When I was a very junior neurosurgical resident in France, I always thanked my lucky stars I had not overused coffee. Mme. M., who ran the cafe below my apartment throughout the first part of my studies, which were mostly classroom, had an Italian espresso machine and little demitasses (half-cups) of potent brew — so potent that I could not consume more than one in the morning. Arabica, fragrant, and aromatic, it was a true joy.
After I moved closer to the hospital center, I heard for the first time the expression “pump yourself full of coffee.” (se pomper pleine de cafe) It was foul tasting stuff, consumed in an infinity of Styrofoam cups, and strong — really strong. There were rumors that it came from the same “common market supplier” as the wine, which was supposed to also be from a a mixture of common market (it had not yet become the European Union) countries. All the food was free, as we were government employees.
Nobody ever figured out where the coffee had come from.
There was an open bar 24/7, about as well outfitted as Mme. M’s. I was afraid to be in the same room with it. I am delighted to report that I never saw anyone use it on an on-call night.
This is the place I could access a small bed — iron tubes for headboard and rails, mattress probably stiffened with starch. The joke, which may well have been true, was that it was Napoleonic non-issue, meant for a barracks.
After the first night I lay upon it sleepless, answering a beeper that whenever it rang told me to call the operator and they would tell me who to call, my then-young back was killing me and I was fighting tears. Read more on Save Lives — Let Doctors Sleep!…
I wrote not long ago about the problem with sleep-deprived doctors. Now I feel I must tell you that the person you are relying upon to perform delicate surgery may be so depressed that he’s contemplating suicide.
Why surgeons? I used to be one and maybe I can shed some light.
Of course you can’t prove causality. Maybe just the fact that a person is a surgeon doesn’t mean he is at risk. The same statement about “we can’t tell if there is something causing this or if this is an epiphenomenon” can be a criticism of almost any study, the way those invited to critique this study have spoken.
There is a problem, and this only hints at it.
After all the tragic news the past year or two about celebrities who have died after using a combination of legal prescription drugs, it’s enough to make someone wonder how you can avoid becoming a victim, yourself.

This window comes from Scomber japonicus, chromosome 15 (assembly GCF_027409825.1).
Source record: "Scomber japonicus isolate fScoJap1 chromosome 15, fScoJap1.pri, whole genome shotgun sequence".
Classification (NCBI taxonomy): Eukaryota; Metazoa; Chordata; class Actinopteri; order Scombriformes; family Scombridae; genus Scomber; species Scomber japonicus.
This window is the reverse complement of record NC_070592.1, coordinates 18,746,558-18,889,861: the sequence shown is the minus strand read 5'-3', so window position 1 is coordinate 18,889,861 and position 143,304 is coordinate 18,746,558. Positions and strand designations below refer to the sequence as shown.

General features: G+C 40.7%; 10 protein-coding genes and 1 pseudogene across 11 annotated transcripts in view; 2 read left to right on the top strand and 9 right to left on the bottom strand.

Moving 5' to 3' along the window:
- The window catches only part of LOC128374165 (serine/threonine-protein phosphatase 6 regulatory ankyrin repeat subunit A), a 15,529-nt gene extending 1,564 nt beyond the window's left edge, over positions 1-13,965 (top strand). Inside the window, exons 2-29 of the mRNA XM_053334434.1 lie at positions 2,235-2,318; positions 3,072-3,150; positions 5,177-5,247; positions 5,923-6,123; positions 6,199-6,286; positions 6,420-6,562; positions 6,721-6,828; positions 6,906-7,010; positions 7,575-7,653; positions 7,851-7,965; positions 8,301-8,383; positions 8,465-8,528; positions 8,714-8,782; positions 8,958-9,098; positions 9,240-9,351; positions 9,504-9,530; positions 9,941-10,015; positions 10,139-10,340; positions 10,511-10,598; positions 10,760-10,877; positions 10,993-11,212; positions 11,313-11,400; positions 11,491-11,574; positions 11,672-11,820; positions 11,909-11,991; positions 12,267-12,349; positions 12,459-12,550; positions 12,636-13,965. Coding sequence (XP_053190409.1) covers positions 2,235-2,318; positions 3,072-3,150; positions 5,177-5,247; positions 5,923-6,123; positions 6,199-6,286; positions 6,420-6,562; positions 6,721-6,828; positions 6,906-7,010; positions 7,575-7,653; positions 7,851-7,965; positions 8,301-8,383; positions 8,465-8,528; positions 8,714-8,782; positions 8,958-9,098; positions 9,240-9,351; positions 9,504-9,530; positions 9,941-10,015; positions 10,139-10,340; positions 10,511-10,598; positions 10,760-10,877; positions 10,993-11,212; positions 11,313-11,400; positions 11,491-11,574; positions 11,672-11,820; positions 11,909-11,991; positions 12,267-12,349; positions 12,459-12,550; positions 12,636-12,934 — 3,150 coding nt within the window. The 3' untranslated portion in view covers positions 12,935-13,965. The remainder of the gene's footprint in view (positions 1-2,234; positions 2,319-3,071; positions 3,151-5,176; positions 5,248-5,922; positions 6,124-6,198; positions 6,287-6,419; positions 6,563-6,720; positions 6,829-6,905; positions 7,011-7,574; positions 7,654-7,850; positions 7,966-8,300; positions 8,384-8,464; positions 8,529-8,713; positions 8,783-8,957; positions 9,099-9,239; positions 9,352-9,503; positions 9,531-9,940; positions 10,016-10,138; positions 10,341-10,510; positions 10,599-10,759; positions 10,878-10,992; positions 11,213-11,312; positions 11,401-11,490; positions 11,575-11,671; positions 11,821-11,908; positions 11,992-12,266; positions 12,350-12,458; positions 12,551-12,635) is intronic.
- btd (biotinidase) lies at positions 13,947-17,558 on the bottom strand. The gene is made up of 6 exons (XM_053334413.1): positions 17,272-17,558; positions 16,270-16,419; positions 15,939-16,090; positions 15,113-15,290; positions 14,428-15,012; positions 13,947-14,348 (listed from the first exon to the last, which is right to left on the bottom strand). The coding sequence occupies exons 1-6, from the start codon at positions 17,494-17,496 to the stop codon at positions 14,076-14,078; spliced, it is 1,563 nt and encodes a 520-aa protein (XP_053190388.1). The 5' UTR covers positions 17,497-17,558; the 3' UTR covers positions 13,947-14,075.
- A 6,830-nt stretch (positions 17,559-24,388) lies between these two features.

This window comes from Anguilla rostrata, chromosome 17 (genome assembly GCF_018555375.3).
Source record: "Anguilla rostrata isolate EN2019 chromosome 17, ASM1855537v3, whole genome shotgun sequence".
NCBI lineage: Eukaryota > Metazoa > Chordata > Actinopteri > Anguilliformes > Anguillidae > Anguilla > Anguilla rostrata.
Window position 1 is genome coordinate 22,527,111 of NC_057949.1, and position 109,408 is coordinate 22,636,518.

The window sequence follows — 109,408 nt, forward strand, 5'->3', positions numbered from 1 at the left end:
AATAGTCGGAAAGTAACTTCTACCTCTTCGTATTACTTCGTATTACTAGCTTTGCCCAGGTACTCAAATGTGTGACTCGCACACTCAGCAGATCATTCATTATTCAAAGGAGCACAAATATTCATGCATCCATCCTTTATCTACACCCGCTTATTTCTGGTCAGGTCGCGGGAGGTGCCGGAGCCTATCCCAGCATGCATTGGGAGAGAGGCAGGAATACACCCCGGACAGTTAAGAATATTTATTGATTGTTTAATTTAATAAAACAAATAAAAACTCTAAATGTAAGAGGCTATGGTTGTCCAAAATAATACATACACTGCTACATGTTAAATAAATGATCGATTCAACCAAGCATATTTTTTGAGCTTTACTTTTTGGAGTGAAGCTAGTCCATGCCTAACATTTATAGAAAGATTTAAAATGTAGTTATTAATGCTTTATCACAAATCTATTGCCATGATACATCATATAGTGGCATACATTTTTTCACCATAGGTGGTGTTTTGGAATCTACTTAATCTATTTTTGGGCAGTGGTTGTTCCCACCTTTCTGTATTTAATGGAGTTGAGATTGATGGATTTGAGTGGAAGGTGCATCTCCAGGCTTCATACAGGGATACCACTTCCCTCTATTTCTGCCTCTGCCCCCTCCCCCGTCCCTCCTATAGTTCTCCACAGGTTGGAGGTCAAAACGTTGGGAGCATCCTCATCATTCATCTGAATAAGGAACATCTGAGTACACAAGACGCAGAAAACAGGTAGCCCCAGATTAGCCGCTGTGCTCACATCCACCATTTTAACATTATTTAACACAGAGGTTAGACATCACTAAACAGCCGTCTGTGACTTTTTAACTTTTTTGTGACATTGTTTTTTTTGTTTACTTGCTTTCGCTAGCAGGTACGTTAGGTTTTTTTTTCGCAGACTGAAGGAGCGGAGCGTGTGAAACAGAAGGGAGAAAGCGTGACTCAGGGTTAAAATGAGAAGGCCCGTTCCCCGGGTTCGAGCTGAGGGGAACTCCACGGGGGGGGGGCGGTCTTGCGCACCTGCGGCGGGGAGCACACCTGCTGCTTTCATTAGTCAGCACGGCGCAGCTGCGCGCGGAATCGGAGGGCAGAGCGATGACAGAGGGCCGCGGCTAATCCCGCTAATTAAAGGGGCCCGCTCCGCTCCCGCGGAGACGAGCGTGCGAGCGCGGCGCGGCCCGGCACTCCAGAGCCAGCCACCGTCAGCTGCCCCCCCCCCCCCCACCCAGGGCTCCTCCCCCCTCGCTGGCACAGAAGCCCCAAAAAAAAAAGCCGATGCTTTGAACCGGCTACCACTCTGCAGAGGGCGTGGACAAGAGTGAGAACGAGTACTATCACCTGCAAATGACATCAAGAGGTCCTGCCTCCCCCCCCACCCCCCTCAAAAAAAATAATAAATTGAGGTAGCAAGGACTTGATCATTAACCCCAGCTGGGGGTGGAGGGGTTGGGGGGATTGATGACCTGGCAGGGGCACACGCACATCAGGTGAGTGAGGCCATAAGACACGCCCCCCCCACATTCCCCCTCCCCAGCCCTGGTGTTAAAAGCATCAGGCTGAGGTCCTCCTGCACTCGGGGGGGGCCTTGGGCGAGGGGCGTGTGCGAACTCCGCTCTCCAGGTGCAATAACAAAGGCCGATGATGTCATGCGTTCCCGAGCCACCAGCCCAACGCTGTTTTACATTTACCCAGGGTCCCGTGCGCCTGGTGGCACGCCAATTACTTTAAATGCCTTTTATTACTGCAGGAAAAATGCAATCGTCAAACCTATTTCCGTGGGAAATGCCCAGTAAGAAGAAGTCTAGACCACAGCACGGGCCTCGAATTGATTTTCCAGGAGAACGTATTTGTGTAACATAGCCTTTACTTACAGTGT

Today — with the internet — it is relatively easy to find out which drugs can be dangerous if mixed. And if you get your drugs from a pharmacist, you can accept the “counseling” offer and ask specifically about interactions.
I hate to say it, but asking your doctor may be a distant third place in finding out the right information.
I don’t claim to have invented the internet, and I doubt I could be considered a pioneer of the ‘net, but wherever I have traveled to help out clinics and institutions over the past ten years, I insisted that I needed internet access to practice medicine. At the time, I only needed access to one site. It was a database sponsored by a major drug company and it had drug-drug interactions. Now it charges a fee for access and the data isn’t as good. Read more on Take Steps To Avoid Drug Interactions…
Someone who “has it all;” a beauty queen from Argentina, seems to have died in an effort to improve her buttocks. A life risked, and lost, for a “firmer behind.”
Our friends at Wikipedia (I never had a patient who went for one of these) call it a “Brazilian butt lift,” so I expect it is some kind of a South American “point of interest.” The procedure, however, seems to have little to do with what happened to the ex-beauty queen.
Read more on A Tragic Loss: Beauty Queen’s Plastic Surgery Is Fatal…
I wanted to re-post this message now that we are starting a new round of articles. The reason is probably obvious — it’s a very personal statement. But also, it was only posted for a few days before we took the blog down to refurbish it. I hope you enjoy this.
The opening sentence of Erich Segal’s novel Love Story asks the question, “What do you say about a girl who died?”
I think of that when I’m going to talk about Harry — my little brother.